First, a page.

The book that beats in your heart and that itches to escape through your fingers will outlive you, but only if you write and publish it.  

The difference between an author and an emerging writer is your resolve and dedication to the projects that really matter—the ones that are going to move the needle.

A solid author platform will help build an audience, but an audience is no good if you have nothing to sell them.

Your book has to be your top priority.

The work must always come first.

Create before you consume and you may wind up with a career beyond your wildest dreams. Write. Write a lot. And share those stories with the people who are hungry to read them.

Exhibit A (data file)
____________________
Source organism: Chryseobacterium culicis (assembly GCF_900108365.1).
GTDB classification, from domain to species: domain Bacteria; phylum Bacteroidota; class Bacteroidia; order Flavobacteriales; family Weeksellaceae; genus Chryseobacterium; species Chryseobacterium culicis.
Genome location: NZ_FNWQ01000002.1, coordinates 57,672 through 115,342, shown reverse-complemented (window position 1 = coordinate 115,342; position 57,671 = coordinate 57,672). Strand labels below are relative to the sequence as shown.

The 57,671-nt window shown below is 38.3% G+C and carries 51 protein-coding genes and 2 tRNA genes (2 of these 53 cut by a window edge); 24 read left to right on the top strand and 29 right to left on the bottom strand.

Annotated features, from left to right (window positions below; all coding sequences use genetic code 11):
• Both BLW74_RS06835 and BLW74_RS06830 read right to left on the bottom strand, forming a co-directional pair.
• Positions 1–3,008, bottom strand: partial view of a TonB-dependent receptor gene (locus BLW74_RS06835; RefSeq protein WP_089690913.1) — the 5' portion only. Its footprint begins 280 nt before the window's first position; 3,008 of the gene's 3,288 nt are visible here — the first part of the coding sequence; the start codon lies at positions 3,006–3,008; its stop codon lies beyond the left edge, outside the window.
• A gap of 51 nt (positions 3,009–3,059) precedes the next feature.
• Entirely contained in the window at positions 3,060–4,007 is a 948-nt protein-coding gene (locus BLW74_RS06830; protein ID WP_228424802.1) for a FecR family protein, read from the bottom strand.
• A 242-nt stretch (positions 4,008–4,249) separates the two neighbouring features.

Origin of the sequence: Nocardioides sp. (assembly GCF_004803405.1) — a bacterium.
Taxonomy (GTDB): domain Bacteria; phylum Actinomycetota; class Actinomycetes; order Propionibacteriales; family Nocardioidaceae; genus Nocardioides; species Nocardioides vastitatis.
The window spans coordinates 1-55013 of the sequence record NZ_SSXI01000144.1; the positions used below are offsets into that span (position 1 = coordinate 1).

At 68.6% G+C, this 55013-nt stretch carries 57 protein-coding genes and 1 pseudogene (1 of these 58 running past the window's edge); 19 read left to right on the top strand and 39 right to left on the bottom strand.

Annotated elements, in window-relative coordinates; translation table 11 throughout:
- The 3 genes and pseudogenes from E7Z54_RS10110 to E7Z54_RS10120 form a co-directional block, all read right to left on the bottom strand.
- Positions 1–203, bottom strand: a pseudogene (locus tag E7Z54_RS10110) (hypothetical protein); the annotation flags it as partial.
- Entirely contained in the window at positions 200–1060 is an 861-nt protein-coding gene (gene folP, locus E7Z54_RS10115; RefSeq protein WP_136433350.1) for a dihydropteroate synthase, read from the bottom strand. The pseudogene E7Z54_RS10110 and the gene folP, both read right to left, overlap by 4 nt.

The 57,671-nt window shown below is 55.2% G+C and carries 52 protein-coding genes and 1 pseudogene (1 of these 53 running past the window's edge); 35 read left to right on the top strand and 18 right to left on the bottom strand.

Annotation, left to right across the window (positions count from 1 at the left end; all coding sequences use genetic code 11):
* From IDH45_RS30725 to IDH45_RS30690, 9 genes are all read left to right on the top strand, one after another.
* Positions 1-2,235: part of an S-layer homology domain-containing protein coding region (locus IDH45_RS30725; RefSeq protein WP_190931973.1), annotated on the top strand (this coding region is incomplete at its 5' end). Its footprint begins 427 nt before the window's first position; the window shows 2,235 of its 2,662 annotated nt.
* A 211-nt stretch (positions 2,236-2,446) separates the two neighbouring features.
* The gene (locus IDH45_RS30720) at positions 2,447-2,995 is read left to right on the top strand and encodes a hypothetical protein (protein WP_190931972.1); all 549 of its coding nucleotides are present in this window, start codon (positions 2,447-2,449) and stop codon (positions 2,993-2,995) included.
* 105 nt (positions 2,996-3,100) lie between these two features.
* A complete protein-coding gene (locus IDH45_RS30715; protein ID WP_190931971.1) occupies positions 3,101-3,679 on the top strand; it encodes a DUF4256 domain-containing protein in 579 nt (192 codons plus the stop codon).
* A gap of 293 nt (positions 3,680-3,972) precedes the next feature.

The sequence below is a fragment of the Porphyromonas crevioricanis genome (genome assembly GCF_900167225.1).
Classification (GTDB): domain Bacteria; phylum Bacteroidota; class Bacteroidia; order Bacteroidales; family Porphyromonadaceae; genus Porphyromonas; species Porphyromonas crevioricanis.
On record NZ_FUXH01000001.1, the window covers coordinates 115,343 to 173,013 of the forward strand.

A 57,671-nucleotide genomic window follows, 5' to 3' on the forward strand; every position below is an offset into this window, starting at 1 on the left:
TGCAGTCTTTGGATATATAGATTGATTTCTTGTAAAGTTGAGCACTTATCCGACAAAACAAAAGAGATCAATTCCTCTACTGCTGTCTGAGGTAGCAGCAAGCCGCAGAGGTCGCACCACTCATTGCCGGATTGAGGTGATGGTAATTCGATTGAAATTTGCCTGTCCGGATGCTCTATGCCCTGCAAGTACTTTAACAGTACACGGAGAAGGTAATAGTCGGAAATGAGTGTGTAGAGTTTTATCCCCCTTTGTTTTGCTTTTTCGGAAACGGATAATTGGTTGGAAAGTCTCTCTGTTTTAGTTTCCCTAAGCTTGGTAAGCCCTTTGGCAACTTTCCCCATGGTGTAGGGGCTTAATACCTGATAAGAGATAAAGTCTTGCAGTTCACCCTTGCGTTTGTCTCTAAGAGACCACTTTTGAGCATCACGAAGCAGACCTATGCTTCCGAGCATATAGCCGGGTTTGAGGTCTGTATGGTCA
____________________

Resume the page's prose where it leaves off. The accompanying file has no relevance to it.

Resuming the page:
Writing and Music

Like good literature, music can invoke powerful emotions, imagery and even inspire spontaneous insights. A bad day can be turned around, even if only temporarily, by listening to an upbeat song or by reading an inspired piece of writing; whether that be poetry, prose or non-fiction.

Whenever a group of writers get together, there’s a series of questions and topics that inevitably come up. One such question is ‘Do you listen to music when you write?’

Authors such as Ted Hughes, Jack Kerouac, Haruki Murakami and William Faulkner have all commented on the influence music has had on their writing. Kerouac told the Paris Review that jazz influenced his poetry to such an extent that he used the size of his notebooks to govern the length of each line of poetry the way musical bars determine the structure of jazz composition. Murakami also cites music as a powerful influence, stating that the chords, melodies and rhythm of blues music help him during the writing process.